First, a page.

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Commonwealth v. Weiss

IN THE SUPREME COURT OF PENNSYLVANIA EASTERN DISTRICT


December 29, 2009

COMMONWEALTH OF PENNSYLVANIA, APPELLANT
v.
RONALD LEE WEISS, APPELLEE

Appeal from the Opinion and Order of the Indiana County Court of Common Pleas, dated July 31, 2007, granting relief under the Post Conviction Relief Act.

The opinion of the court was delivered by: Mr. Justice McCAFFERY

CASTILLE, C.J., SAYLOR, EAKIN, BAER, TODD, McCAFFERY, GREENSPAN, JJ.

SUBMITTED: March 12, 2008

OPINION

In this appeal we decide whether the award of a new trial to Ronald Lee Weiss ("Appellee") by the Indiana County Court of Common Pleas ("PCRA court") is supported by the record and is free of legal error. Specifically, we determine whether the PCRA court properly granted Appellee a new trial on the basis that the prosecutor withheld information that could have been used to impeach the credibility of two Commonwealth witnesses, in violation of Brady v. Maryland.*fn1 Additionally, we determine whether a conflict of interest claim raised in Appellee's PCRA petition has been waived because Appellee failed to raise the issue on direct appeal. Upon careful review, we conclude the conflict of interest issue has been waived, and that the court's conclusions with respect to the Brady issue lack sufficient factual and legal analysis. Accordingly, we vacate the order of the PCRA court, and remand for preparation of an opinion containing a more searching analysis not inconsistent with this opinion.

The pertinent facts, as gleaned from the record, reveal that Barbara Bruzda, a sixteen-year-old girl, was last seen alive on October 23, 1978. Her badly decomposed body was discovered wrapped in a quilt lying in a remote roadside ditch on March 20, 1979. On February 19,1997, Appellee was arrested and charged with Ms. Bruzda's murder.

The trial court appointed Public Defender Donald Marsh, Esquire, Assistant Public Defender Robert S. Dougherty, Esquire, and Donald L. McKee, Esquire, to represent Appellee. These attorneys subsequently filed a motion for the appointment of new counsel, which averred, in pertinent part:

4. [Appellee] requests that your Honorable Court appoint new counsel to replace Public Defender Donald R. Marsh, in that Public Defender Donald R. Marsh has formerly represented a tentative Commonwealth witness, Kermeth Wright, in his capacity of Public Defender.

5. [Appellee] requests that your Honorable Court appoint counsel to replace Assistant Public Defender Robert S. Dougherty, in that he is under the supervision of Chief Public Defender Marsh and therefor[e] believes a conflict of interest exists.

6. [Appellee] requests that your Honorable Court appoint counsel to replace Donald L. McKee, Esquire, as Attorney McKee is the law partner of Robert S. Dougherty; and because of Attorney Dougherty's association with the Public Defender's Office, Mr. McKee has a conflict of interest.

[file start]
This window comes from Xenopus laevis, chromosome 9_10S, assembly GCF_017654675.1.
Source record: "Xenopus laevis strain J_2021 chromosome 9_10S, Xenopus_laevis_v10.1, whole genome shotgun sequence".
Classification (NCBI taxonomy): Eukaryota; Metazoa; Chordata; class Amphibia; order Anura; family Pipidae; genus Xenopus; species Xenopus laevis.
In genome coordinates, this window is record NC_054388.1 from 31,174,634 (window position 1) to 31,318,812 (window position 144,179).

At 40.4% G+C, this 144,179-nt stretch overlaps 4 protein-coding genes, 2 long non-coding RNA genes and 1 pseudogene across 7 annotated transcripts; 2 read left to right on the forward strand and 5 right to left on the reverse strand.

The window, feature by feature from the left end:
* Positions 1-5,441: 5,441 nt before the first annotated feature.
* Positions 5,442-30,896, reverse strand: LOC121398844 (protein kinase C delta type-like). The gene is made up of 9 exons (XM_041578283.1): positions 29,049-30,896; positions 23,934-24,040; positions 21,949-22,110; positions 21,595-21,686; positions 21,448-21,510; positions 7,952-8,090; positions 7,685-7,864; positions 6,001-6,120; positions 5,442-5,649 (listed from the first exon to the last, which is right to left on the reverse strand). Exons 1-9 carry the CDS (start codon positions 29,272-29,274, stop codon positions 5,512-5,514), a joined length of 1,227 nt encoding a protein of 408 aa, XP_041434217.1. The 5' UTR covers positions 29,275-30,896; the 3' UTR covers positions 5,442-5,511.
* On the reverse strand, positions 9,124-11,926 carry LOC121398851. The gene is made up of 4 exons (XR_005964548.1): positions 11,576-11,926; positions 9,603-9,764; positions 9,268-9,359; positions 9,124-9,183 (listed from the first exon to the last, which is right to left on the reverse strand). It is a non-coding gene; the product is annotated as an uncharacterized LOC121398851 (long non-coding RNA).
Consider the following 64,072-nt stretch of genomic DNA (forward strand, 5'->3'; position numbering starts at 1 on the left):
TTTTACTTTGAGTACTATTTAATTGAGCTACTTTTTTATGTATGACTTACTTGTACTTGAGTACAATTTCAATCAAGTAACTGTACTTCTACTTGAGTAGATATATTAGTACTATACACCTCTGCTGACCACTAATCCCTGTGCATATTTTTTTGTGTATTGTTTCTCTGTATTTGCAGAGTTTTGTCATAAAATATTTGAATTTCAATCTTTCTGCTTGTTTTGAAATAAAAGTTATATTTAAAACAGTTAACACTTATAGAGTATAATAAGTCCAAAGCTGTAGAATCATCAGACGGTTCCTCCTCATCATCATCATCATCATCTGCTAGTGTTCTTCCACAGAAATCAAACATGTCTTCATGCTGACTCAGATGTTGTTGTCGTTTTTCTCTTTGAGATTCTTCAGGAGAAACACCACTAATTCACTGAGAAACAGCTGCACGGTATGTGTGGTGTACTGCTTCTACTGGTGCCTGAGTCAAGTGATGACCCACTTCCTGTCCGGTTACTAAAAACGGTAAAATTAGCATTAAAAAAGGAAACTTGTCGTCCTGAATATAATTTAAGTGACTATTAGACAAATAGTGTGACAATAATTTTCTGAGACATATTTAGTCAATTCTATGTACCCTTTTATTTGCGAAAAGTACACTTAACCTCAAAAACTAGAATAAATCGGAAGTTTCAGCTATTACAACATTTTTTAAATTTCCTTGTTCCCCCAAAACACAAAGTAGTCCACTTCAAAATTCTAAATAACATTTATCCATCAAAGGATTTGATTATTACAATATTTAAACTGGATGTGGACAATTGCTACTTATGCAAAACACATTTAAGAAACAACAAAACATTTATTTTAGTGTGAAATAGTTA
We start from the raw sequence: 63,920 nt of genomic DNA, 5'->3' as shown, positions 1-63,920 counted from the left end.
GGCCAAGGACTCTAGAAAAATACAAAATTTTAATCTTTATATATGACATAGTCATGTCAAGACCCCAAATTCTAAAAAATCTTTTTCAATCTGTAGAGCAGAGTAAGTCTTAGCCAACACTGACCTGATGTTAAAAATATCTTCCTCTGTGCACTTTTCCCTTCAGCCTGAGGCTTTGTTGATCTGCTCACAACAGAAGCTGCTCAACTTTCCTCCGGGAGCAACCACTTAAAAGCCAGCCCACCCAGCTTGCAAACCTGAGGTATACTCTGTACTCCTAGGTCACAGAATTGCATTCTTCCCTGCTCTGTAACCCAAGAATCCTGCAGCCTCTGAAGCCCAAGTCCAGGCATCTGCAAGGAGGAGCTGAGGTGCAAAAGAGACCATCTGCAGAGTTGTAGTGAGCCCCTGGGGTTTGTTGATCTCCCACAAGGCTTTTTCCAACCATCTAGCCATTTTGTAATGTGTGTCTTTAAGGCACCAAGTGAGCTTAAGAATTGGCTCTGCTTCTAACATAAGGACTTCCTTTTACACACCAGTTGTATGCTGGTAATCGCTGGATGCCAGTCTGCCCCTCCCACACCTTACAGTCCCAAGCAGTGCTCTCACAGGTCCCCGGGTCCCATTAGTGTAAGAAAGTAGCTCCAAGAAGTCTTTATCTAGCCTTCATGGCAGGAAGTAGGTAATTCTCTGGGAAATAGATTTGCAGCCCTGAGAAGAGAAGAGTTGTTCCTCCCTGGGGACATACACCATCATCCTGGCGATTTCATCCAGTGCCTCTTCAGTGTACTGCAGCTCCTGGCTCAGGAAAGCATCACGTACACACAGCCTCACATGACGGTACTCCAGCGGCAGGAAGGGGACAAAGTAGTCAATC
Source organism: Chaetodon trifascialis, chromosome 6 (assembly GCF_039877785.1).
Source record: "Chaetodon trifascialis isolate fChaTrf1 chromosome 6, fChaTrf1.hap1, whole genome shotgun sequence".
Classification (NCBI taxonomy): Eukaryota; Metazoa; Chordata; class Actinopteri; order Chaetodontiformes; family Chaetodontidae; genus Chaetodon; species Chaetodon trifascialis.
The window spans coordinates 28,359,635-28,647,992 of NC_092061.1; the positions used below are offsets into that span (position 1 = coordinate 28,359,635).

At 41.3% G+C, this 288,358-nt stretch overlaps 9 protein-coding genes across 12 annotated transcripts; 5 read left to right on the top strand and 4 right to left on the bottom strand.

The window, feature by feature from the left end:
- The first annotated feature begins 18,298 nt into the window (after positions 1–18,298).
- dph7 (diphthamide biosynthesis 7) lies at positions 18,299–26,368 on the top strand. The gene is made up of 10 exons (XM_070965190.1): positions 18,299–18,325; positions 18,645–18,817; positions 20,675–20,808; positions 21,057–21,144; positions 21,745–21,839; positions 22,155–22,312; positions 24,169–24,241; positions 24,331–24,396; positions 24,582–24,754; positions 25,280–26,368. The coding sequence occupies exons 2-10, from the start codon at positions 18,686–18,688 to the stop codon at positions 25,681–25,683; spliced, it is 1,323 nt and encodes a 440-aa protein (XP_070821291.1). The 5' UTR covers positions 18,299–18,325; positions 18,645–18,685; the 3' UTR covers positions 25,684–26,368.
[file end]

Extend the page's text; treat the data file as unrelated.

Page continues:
Motion for Appointment of Counsel, filed 4/4/97 (emphasis added). The trial court denied the motion on April 4, 1997, without a hearing.

During pre-trial discovery, the Commonwealth identified the existence of jailhouse informants, Kermeth Wright and Samuel Tribuiani, as potential witnesses. The Commonwealth averred that there were no "deals" with these witnesses, and stated on the record that the witnesses had not been promised anything in exchange for their cooperation and anticipated testimony. The Commonwealth informed the trial court and Appellee's counsel that it did intend to take reasonable steps to protect the safety of the witnesses, and would also accurately report the nature and extent of the witnesses' cooperation if asked by the witnesses' confining authorities. At no time during the discovery process prior to trial, however, did the Commonwealth provide Appellee's counsel with copies of letters it had written to the Department of Corrections and Parole Board, among others, asking these authorities to consider the witnesses' cooperation when deciding whether to grant them parole or other early release.

At trial, the Commonwealth presented the testimony of twenty-six witnesses. Sharon Pearson, Appellee's common-law wife at the time of Ms. Bruzda's disappearance, testified that on the morning of October 24, 1978, she cleaned a large quantity of smeared and spattered blood from the back seat of the vehicle Appellee had been driving the night before and she noticed, at that time, that a quilt was missing from the back seat of the vehicle. She testified that when she asked Appellee where all the blood had come from, he showed her a small abrasion on his knuckle. She further testified that the quilt in which Ms. Bruzda's body was found was the quilt missing from the back seat of the vehicle. A number of witnesses testified that they saw Appellee with Ms. Bruzda on the evening of October 23, 1978. It was established that Ms. Bruzda had been killed by repeated blows to the skull with a blunt object. Evidence was presented that Appellee had borrowed a tire iron from a friend on the evening of October 23, 1978, and that he never returned it. Kermeth Wright testified that during the time he and Appellee were incarcerated in the same facility, Appellee admitted he murdered Ms. Bruzda. Samuel Tribuiani testified that during the time he and Appellee were incarcerated in the same facility, Appellee admitted his involvement with another person in the bludgeoning murder of a young girl. Both Wright and Tribuiani testified at trial that they had received no special treatment in exchange for their testimony.